Mechanical devices used to type text onto paper, typewriters paved the way for modern word processors.
Mechanical typewriters work by imprinting inked key heads – containing one or more letters, numbers or symbols – onto a sheet of paper one after the other to form lines of text. To achieve this, five vital standardized parts are implemented into each typewriter’s body.
At the bottom-centre of the unit a mechanical keyboard is connected to a basket of typebars.
Qwerty keyboard layouts are common, although other layouts have also been used. When their corresponding key is be raised, guided by a segment channel vertically up to the unit’s ribbon.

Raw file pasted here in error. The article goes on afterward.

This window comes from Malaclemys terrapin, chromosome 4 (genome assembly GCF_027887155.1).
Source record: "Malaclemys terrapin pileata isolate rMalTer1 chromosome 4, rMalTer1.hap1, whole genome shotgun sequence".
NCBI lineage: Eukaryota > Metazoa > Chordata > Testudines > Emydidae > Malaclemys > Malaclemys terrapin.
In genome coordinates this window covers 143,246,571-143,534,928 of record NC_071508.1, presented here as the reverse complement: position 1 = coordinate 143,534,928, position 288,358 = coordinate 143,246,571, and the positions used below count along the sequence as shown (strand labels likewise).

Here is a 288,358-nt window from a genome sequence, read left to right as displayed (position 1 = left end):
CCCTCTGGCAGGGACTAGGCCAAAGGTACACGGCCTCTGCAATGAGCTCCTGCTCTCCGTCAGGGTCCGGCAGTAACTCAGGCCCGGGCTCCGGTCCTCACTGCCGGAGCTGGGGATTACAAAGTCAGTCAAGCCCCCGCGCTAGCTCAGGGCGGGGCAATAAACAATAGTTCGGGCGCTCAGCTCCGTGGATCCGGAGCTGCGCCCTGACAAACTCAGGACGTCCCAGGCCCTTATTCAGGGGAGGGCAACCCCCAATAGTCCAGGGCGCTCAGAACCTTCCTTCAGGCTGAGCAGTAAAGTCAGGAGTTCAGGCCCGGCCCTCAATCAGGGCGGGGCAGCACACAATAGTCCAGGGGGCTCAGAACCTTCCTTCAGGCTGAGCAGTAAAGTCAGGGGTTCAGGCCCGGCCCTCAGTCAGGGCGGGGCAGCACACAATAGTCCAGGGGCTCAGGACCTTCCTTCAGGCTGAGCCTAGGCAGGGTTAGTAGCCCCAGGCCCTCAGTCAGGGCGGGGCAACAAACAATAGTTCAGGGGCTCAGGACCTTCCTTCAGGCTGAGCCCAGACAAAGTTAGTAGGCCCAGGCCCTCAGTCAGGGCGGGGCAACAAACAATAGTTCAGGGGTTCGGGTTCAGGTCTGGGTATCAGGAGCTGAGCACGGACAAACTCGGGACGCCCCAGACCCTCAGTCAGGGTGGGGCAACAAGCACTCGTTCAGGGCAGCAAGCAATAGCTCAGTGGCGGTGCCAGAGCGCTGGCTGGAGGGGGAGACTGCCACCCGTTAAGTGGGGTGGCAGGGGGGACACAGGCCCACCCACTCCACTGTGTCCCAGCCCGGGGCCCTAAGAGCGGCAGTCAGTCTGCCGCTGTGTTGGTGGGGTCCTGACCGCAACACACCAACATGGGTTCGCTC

The ribbon is a strip of fabric that was covered with the type’s ink. When struck by the head of the typebar – onto which letters, numbers and symbols have been affixed – the corresponding letter is then printed onto the sheet of paper.
The typewriter’s paper is held in place around a cylindrical tube referred to as a platen, which itself can move from left to right horizontally within a carriage system. The platen can be incrementally wound at the end of each line of text with the carriage return. The carriage return is a lever positioned at the end of the carriage, which drops the paper onto the next line for continued text.
Finally, the basket of typebars can be shifted up and down with the shift key, allowing its user to move between lower case and upper case type. Raising the typebar up to the ribbon in a new position means a different part of the typebar’s head can now strike the ribbon, imprinting a different letter, number or symbol.